Mutations of ephrin-B1 (EFNB1), a marker of tissue boundary formation, cause craniofrontonasal syndrome.
Twigg SR., Kan R., Babbs C., Bochukova EG., Robertson SP., Wall SA., Morriss-Kay GM., Wilkie AO.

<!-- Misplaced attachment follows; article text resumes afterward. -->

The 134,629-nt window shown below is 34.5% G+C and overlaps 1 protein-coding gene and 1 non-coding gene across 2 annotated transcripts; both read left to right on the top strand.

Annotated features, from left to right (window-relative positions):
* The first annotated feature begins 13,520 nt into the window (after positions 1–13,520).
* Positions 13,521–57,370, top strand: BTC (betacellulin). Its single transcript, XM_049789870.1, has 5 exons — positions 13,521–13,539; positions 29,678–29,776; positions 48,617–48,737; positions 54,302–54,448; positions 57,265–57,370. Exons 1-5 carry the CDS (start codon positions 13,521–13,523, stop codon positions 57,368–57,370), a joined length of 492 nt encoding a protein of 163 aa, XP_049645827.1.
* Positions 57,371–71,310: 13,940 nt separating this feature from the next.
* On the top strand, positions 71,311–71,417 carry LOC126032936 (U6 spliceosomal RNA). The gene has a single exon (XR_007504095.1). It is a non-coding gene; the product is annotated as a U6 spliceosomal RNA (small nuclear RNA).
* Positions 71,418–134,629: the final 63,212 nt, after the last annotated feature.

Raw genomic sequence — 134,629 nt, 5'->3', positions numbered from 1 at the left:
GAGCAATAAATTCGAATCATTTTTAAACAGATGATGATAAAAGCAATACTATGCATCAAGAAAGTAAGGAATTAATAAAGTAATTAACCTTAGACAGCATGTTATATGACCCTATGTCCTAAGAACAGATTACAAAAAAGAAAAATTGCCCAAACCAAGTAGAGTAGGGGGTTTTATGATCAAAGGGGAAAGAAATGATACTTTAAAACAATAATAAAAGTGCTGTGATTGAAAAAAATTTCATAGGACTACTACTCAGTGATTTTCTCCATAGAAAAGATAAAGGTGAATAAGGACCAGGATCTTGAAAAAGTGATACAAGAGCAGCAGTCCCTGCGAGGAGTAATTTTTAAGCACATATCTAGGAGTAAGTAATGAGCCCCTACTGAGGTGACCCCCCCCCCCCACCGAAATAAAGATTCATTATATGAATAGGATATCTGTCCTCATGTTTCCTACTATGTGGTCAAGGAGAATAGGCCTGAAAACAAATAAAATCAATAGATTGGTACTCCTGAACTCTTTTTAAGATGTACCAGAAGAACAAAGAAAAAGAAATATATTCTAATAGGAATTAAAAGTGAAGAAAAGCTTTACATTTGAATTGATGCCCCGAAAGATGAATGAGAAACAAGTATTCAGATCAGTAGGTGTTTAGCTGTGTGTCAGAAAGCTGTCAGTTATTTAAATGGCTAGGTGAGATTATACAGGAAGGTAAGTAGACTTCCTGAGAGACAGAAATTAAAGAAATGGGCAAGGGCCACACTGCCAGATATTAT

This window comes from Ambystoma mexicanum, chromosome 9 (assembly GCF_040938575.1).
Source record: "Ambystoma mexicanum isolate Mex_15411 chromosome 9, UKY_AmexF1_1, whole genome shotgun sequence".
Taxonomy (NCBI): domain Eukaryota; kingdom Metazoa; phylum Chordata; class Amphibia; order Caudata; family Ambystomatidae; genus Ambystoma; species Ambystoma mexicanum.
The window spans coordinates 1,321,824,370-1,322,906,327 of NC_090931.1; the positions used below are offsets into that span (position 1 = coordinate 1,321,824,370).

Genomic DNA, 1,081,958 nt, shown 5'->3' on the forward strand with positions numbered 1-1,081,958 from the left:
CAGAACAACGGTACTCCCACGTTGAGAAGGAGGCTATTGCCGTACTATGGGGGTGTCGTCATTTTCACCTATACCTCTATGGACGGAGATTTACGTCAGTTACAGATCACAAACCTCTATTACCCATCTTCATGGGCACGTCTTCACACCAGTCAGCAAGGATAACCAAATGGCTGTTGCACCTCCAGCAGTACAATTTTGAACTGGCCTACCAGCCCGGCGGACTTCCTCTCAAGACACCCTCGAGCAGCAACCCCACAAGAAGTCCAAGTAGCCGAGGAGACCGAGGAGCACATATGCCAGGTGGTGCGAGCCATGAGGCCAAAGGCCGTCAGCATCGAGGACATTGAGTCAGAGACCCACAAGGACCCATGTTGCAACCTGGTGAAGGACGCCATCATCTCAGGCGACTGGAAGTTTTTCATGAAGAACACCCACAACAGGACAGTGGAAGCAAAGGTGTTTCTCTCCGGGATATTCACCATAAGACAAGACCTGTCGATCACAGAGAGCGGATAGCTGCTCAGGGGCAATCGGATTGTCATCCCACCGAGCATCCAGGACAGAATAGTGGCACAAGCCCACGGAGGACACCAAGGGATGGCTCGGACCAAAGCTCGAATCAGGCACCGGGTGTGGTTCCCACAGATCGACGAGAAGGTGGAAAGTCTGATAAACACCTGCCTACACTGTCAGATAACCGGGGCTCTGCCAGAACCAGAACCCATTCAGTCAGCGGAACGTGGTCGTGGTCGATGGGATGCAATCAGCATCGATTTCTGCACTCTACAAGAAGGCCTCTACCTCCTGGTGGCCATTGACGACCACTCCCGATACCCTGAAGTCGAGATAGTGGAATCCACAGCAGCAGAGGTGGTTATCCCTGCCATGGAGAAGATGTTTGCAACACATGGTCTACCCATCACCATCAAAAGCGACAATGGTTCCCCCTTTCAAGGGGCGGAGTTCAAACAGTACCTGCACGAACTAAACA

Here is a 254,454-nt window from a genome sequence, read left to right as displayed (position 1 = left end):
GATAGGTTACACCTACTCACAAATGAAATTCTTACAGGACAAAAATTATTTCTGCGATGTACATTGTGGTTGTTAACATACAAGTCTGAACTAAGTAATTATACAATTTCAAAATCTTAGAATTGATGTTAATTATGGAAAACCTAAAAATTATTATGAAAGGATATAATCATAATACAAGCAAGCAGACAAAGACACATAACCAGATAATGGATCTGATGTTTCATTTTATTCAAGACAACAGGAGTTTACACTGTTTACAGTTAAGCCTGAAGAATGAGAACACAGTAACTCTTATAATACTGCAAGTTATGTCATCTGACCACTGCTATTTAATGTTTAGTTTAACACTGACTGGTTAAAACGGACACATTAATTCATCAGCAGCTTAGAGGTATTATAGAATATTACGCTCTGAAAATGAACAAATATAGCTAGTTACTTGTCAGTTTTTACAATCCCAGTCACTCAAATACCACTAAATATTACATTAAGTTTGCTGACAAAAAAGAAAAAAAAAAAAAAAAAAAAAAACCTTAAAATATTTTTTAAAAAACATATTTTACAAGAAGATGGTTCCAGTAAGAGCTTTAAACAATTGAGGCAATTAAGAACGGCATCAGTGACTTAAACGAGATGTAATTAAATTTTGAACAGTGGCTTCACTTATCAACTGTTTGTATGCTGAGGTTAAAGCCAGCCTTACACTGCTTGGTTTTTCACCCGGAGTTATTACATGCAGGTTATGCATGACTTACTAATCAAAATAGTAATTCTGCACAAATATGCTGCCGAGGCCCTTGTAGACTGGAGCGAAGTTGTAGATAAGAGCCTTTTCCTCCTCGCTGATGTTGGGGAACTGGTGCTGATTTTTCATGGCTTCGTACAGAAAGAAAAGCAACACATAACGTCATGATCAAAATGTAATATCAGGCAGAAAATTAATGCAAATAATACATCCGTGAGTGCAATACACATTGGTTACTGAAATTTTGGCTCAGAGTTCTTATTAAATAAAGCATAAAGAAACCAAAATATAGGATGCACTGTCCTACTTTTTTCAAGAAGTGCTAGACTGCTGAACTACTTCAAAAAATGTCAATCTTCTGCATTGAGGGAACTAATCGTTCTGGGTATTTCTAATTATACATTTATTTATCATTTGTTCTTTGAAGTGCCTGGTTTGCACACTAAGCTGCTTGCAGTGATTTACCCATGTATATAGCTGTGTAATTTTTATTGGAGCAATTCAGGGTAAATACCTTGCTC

Craniofrontonasal syndrome (CFNS) is an X-linked developmental disorder that shows paradoxically greater severity in heterozygous females than in hemizygous males. Females have frontonasal dysplasia and coronal craniosynostosis (fusion of the coronal sutures); in males, hypertelorism is the only typical manifestation. Here, we show that the classical female CFNS phenotype is caused by heterozygous loss-of-function mutations in EFNB1, which encodes a member of the ephrin family of transmembrane ligands for Eph receptor tyrosine kinases. In mice, the orthologous Efnb1 gene is expressed in the frontonasal neural crest and demarcates the position of the future coronal suture. Although EFNB1 is X-inactivated, we did not observe markedly skewed X-inactivation in either blood or cranial periosteum from females with CFNS, indicating that lack of ephrin-B1 does not compromise cell viability in these tissues. We propose that in heterozygous females, patchwork loss of ephrin-B1 disturbs tissue boundary formation at the developing coronal suture, whereas in males deficient in ephrin-B1, an alternative mechanism maintains the normal boundary. This is the only known mutation in the ephrin/Eph receptor signaling system in humans and provides clues to the biogenesis of craniosynostosis.